John Burnett John Burnett is the Southwest Correspondent on the National Desk.
John Burnett at NPR headquarters in Washington, D.C., September 27, 2018. (photo by Allison Shelley)
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John Burnett

Allison Shelley/NPR
John Burnett at NPR headquarters in Washington, D.C., September 27, 2018. (photo by Allison Shelley)
Allison Shelley/NPR

John Burnett

Southwest Correspondent, National Desk

As NPR's Southwest correspondent based in Austin, Texas, John Burnett covers immigration, border affairs, Texas news and other national assignments. In 2018 and again in 2019, he won a national Edward R. Murrow Award from the Radio-Television News Directors Association for continuing coverage of the immigration beat. In December 2018, Burnett was invited to participate in a workshop on Refugees, Immigration and Border Security in Western Europe, sponsored by the RIAS Berlin Commission.

Though he is assigned to the National Desk, his beat has sometimes stretched around the world.

He has filed stories from more than 30 countries since joining NPR in 1986. In 2012, he spent five months in Nairobi as the East Africa Correspondent, followed by a stint during 2013 as the network's religion reporter. His special reporting projects have included working in New Orleans during and after Hurricane Katrina, as an embedded reporter with the First Marine Division during the 2003 invasion of Iraq, and continuing coverage of the U.S. drug war in the Americas. His reports are heard regularly on NPR's award-winning newsmagazines Morning Edition, All Things Considered, and Weekend Edition.

Burnett's 2008 groundbreaking four-part series "Dirty Money"—which examined how law enforcement agencies have gotten hooked on and, in some cases, corrupted by seized drug money—won three national awards: a Scripps Howard National Journalism Award for Investigative Reporting, a Sigma Delta Chi Society of Professional Journalists Award for Investigative Reporting, and an Edward R. Murrow Award for the accompanying website. His 2007 three-part series "The Forgotten War," which took a critical look at the nation's 30-year war on drugs, won a Nancy Dickerson Whitehead Award for Excellence in Reporting on Drug and Alcohol Problems.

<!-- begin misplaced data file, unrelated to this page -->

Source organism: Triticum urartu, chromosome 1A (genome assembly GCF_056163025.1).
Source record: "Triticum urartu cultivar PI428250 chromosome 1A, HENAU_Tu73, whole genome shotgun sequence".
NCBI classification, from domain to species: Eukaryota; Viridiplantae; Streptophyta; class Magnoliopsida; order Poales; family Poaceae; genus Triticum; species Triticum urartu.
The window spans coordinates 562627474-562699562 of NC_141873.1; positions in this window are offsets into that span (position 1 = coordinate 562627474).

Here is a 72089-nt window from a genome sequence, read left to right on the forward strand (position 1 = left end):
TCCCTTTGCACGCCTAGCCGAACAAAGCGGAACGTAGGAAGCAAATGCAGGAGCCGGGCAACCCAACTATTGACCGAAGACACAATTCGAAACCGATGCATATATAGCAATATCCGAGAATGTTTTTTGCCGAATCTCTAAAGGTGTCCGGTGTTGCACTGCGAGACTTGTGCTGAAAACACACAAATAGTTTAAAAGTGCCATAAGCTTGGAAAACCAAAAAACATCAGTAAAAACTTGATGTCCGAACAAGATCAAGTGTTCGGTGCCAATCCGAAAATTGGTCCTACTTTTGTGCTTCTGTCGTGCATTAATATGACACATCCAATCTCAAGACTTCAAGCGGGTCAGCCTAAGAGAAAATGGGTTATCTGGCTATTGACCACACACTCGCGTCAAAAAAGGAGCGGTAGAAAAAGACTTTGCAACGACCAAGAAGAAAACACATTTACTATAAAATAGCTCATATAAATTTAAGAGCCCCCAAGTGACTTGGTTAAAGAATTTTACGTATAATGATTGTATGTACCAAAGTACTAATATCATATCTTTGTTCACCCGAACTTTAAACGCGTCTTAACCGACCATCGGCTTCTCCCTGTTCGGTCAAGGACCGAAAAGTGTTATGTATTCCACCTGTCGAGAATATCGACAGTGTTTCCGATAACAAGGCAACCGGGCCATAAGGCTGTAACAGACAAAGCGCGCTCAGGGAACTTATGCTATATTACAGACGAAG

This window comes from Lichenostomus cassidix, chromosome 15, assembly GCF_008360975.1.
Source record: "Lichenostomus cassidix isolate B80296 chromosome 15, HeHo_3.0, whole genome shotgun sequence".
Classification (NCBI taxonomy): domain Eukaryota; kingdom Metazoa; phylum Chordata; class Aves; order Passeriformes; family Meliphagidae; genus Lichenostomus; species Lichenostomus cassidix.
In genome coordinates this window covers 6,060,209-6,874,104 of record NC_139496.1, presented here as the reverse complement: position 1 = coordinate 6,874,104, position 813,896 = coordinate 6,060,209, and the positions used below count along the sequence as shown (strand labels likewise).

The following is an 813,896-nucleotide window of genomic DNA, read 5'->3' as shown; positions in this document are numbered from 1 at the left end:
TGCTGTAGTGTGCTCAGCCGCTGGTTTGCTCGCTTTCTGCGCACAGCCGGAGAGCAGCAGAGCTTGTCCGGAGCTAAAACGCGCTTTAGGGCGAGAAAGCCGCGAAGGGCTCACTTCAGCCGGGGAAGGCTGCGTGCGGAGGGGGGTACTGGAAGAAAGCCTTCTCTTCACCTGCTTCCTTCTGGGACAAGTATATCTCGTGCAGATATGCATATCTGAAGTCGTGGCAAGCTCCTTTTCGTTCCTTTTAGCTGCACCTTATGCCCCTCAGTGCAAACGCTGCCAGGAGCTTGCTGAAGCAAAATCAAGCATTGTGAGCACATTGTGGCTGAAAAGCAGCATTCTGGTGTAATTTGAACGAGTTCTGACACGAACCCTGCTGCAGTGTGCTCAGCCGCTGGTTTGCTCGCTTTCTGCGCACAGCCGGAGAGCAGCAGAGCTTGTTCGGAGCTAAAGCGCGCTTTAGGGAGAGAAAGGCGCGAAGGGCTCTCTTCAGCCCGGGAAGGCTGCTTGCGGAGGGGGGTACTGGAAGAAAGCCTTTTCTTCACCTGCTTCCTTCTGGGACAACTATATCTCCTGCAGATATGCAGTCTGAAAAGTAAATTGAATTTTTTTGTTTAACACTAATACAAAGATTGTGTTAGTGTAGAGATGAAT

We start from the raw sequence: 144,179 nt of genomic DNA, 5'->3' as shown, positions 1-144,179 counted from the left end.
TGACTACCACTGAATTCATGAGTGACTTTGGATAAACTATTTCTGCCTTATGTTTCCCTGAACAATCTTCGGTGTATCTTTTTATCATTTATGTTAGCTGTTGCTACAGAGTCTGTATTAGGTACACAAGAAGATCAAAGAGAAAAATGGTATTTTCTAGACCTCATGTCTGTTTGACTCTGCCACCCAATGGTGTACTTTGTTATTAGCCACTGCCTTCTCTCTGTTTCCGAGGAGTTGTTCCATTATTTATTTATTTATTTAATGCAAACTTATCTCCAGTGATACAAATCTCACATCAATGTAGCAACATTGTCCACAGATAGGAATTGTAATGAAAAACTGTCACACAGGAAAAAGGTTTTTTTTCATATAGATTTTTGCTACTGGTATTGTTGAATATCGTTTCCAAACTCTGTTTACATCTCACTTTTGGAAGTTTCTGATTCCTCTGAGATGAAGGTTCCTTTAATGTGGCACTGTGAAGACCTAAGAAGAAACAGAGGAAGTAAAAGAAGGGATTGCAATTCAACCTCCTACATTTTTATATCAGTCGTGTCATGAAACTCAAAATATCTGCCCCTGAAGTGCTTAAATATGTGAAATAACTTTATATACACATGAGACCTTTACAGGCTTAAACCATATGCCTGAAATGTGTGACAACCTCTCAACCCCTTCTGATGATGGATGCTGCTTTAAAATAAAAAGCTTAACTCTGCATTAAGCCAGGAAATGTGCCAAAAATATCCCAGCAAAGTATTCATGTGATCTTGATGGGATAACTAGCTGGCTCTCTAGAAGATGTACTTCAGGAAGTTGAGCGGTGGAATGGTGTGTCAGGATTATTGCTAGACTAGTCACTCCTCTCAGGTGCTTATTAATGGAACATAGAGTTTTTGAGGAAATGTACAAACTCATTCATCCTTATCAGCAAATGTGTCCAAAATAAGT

In 2006, Burnett's memoir, Uncivilized Beasts & Shameless Hellions: Travels with an NPR Correspondent, was published by Rodale Press. In that year, he also served as an Ethics Fellow at the Poynter Institute for Media Studies in St. Petersburg, Florida.

In 2004, Burnett won a national Edward R. Murrow Award for investigative reporting for his story on the accidental U.S. bombing of an Iraqi village. His work was singled out by judges for the Alfred I. duPont-Columbia University Award honoring the network's overall coverage of the Iraq War. Also in 2003, Burnett won a first place National Headliner Award for investigative reporting about corruption among federal immigration agents on the U.S.-Mexico border.

In the months following the attacks of September 11, Burnett reported from New York City, Pakistan, and Afghanistan. His reporting contributed to coverage that won the Overseas Press Club Award and an Alfred I. duPont Columbia University Award.

In 2001, Burnett reported and produced a one-hour documentary, "The Oil Century," for KUT-FM in Austin, which won a silver prize at the New York Festivals. He was a visiting faculty member in broadcast journalism at the Poynter Institute for Media Studies in 2002 and 1997. He received a Ford Foundation Grant in 1997 for a special series on sustainable development in Latin America.

Burnett's favorite stories are those that reveal a hidden reality. He recalls happening upon Carlos Garcia, a Mexico City street musician who plays a musical leaf, a chance encounter that brought a rare and beautiful art form to a national audience. In reporting his series "Fraud Down on the Farm," Burnett spent nine months investigating the abuse of the United States crop insurance system and shining light on surprising stories of criminality.